With dogmatic certainty, activists for gay civil unions assured everyone that it would cause no harm to traditional marriage.
Turns out to be a lot of bunk. What didn't get much attention leading up to the Illinois Legislature's passage of civil unions for gays was the fact that the law, if signed as it certainly will be by Gov. Pat Quinn, applies equally to heterosexual couples.
In other words, you don't have to get married to enjoy all the legal benefits of marriage. In other words, why get married at all?
There are some interesting things in the legislation, some of which have been ignored by much of the traditional media. That it applies equally to heterosexual couples is just one of them. You'll get the idea by reading the required fiscal and other "notes" required to be attached to new Illinois laws to assess their impact before they are passed.
The fiscal, pension and other notes forecast that the law will cost millions of dollars, in added public pension, administration, judicial and other costs. No one can really say how miuch because no one knows exactly how many civil unions will occur. That would include couples that move here to establish residency to become eligible for civil unions, or the number of gay couples "married" in other states (whose marriage Illinois' new law recognizes) move here.
This column first appeared in The Chicago Daily Observer.
When the state is circling the financial drain, this is just what we need--more spending and additional entitlements.
Undoubtedly, the bill's supporters consider any costs niggling when weighed against their central argument: "It's the right thing to do." And that anyone bringing up costs may well be camouflaging his homophobia.
Have it their way. But their argument that it would not hurt traditional marriage turns out not just to be wrong. One might imagine that it was designed to do just that. By including heterosexuals in the civil union bargain, marriage remains different or special in name only. Ironically, the folks who call marriage an anachronistic practice that we can do without are the same ones that demand that gays have a right to marriage, in name and in substance.
Including heterosexual partnerships in civil unions was a clever maneuver. It wipes out any substantive differences between marriage and civil unions by making the rights, responsibilities and privileges of civil unions identical to those provided under the state's Illinois Marriage and Dissolution of Marriage Act.
Give Rep. Greg Harris (D-Chicago), the bill's chief sponsor credit for the maneuver, whether he was clever enough or not to pull this off by himself. For the record, he explained that he included heterosexual couples in the deal because, "It just seemed wrong to me to write a law that would be discriminatory." He wanted it to be "inclusive."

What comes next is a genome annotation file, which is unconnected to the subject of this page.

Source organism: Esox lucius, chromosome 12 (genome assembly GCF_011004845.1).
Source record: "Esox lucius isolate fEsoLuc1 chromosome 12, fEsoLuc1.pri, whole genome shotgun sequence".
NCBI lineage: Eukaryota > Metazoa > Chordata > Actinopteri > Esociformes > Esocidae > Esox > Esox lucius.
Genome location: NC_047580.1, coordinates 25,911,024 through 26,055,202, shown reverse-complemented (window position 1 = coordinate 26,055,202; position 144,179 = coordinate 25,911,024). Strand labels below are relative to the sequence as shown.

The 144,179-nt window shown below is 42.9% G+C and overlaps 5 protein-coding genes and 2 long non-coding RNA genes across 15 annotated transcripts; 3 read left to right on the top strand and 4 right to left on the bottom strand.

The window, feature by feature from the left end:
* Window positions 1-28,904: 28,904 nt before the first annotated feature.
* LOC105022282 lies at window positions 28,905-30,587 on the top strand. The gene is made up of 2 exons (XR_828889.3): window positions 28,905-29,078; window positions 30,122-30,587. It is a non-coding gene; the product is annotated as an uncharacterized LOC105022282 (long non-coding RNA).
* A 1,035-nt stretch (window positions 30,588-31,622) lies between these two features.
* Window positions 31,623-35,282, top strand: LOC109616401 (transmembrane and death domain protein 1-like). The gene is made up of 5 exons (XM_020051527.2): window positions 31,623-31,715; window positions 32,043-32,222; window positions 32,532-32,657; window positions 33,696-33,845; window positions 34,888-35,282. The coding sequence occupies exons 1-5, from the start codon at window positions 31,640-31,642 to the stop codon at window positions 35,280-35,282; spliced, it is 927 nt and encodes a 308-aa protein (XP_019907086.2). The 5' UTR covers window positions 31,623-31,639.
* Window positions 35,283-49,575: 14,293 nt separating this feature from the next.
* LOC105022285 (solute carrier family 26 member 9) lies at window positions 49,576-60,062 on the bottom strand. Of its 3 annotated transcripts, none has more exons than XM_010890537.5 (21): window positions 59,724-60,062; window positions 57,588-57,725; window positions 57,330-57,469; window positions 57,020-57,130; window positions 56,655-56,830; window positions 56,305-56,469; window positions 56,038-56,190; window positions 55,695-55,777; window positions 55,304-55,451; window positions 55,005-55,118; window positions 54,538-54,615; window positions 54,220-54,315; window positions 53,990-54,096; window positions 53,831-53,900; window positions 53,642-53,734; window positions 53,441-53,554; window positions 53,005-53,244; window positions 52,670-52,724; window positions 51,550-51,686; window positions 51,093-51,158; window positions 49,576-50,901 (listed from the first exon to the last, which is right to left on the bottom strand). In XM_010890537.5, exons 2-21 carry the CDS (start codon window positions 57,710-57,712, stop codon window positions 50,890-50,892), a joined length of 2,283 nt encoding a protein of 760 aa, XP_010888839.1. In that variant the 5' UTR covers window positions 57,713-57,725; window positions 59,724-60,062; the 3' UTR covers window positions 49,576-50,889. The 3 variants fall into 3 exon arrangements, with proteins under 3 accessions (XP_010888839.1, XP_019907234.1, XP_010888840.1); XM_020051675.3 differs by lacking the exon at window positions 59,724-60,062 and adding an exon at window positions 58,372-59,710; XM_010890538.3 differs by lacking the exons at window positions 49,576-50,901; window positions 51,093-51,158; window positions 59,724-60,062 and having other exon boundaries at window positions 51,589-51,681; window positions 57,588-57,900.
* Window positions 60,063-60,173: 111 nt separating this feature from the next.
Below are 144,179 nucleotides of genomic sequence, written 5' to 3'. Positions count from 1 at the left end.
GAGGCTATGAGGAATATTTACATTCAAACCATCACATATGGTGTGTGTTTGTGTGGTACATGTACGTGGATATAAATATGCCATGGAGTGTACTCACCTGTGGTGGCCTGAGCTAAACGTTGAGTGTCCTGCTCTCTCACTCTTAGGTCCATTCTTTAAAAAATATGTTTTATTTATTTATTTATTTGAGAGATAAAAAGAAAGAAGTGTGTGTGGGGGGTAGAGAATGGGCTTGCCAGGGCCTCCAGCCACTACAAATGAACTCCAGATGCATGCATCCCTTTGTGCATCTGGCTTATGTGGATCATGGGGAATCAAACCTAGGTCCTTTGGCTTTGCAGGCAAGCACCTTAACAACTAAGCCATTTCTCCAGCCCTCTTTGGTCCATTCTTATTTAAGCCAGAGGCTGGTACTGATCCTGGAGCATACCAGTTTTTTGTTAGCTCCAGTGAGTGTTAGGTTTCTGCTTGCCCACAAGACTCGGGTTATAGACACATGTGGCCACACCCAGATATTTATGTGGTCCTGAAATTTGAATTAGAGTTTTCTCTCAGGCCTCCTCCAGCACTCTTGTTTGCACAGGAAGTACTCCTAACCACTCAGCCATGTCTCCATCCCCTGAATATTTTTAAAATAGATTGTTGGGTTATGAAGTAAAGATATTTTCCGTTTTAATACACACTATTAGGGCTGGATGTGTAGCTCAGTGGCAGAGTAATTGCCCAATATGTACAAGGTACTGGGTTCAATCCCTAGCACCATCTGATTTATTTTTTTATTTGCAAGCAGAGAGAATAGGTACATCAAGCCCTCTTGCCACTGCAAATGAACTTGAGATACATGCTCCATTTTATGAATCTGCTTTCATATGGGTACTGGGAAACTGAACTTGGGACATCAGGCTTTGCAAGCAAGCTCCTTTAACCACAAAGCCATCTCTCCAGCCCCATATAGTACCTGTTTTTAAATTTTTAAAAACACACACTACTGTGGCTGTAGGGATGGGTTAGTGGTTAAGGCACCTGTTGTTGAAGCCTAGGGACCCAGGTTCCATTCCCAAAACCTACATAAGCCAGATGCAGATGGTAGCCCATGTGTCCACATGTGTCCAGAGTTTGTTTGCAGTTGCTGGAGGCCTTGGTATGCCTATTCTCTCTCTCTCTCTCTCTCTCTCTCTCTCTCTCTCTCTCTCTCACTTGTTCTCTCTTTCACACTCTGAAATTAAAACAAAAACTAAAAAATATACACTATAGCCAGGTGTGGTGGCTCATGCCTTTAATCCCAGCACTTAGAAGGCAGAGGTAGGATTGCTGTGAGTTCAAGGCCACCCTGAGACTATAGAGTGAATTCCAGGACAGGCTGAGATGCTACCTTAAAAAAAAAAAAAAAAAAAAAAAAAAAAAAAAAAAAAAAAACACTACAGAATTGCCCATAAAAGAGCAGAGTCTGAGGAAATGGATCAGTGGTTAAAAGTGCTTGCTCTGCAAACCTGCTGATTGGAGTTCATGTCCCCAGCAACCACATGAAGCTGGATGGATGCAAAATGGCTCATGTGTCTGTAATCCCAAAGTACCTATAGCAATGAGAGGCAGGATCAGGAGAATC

Believe it if you want. But the bill does discriminate, as does the marriage act, against civil unions between certain blood relatives. Why should it? Liberals have long contested the logic that the purpose of marriage was broad, in that it lays out the rules, privileges and rights involved in procreation, in the interests of parents and children, and in the interests of society. Obviously, the purpose of a civil union rarely would be procreation, so why should the state deny the right of partners who are blood relatives from having the same protections and rights as anyone else? Don't anyone point this out to Harris, or he might want to also include fathers and daughters in civil unions.
Arguments that marriage is an instrument for the orderly and just continuation of society and civilization are lost in these days of radical individualism.
To illustrate the point: The civil union legislation, as does existing marriage law, directly involves the state Public Health Department in the certification and recording keeping process. Why? Because at one time, the marriage application and licensing process provided health protections for individuals and society. The Public Health Department was involved because once upon a time, pre-marital testing for sexually transmitted diseases was required. Disclosure of such diseases to prospective spouses was considered a matter of transparency, justice and preventing the spread of contagious diseases.
No more. For a while, the state required pre-marital testing for the HIV virus, but that collided with politically correct whims that "privacy rights" trumped everyone else's rights as well as the public's interests. The Legislature threw out the HIV testing requirement and, to be "consistent," also killed any testing for any sexually transmitted diseases.
The debate over same-sex marriage and civil unions has taken a lot of twists and turns, but Illinois has added still more zigs and zags by including heterosexual unions. Few people would deny people the right to visit loved ones in the hospital, to share life-long responsibilities and other things sought by the gay community. There are ways to tweak the law to get it done legally, but why bring down marriage to do it?